The opinion of the court was delivered by: MENCER
The case presently before the Court is a civil action wherein the plaintiff is seeking damages for personal injuries. Jacob Tussel has alleged that he was injured when, on February 28, 1978, he drove a tanker truck loaded with carbolic acid to Witco's Bradford, Pennsylvania plant for unloading. More specifically, he claims he was burned when a hose being used to unload the acid ruptured as a result of the negligence of a Witco employee. The case has proceeded through the pre-trial conference stage and trial is set to begin on March 22, 1983.
Tussel has filed with this Court a motion in limine seeking an order prohibiting Witco from attacking his credibility by way of cross-examination regarding his guilty plea in 1978 to a charge of conspiring to import a controlled substance. The charge to which Tussel plead guilty is one which carries the potential for imprisonment in excess of one year. 21 U.S.C. §§ 952, 960, 963 (1981).
The issue raised by Tussel requires an examination of Rule 609 of the Federal Rules of Evidence.
The rule provides:
(a) General rule. For the purpose of attacking the credibility of a witness, evidence that he has been convicted of a crime shall be admitted if elicited from him or established by public record during cross-examination but only if the crime (1) was punishable by death or imprisonment in excess of one year under the law under which he was convicted, and the court determines that the probative value of admitting this evidence outweighs its prejudicial effect to the defendant, or (2) involved dishonesty or false statement, regardless of the punishment.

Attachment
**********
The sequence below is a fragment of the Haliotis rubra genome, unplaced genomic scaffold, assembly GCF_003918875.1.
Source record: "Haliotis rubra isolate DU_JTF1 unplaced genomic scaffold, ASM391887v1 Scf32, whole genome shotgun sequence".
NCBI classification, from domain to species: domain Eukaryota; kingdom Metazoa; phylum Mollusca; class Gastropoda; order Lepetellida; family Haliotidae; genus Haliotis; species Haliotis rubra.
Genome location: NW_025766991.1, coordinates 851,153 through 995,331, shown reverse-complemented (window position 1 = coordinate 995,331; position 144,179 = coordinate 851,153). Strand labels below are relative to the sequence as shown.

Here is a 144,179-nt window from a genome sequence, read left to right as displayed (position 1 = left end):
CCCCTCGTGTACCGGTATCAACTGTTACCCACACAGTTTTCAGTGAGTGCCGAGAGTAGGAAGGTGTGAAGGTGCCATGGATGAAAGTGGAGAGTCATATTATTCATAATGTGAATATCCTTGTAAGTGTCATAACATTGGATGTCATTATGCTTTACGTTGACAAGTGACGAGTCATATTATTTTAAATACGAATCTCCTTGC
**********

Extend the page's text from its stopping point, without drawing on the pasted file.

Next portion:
In order to apply the rule correctly we must look first to Fed.R.Evid. 609(a) (2) which mandates the admission of all convictions
of any crime involving dishonesty or false statement.
The Conference Committee Report on the final compromise version of this rule explained the use of the phrase dishonesty or false statement as meaning "crimes such as perjury or subornation of perjury, false statement, criminal fraud, embezzlement, or false pretense, or any other offense in the nature of crimen falsi, the commission of which involves some element of deceit, untruthfulness, or falsification bearing on the accused's propensity to testify truthfully.
The term "crimen falsi"
involves the element of falsehood, and includes everything which has a tendency to injuriously affect the administration of justice by the introduction of falsehood and fraud. A crime less than a felony that by its nature tends to cast doubt on the veracity of one who commits it. This phrase is also used as a general designation of a class of offenses, including all such as involve deceit or falsification; e.g., forgery, counterfeiting, using false weights or measures, perjury, etc. Includes forgery, perjury, subornation of perjury, and offenses affecting the public administration of justice.
Black's Law Dictionary 446 (rev. 4th ed. 1968) (citations omitted).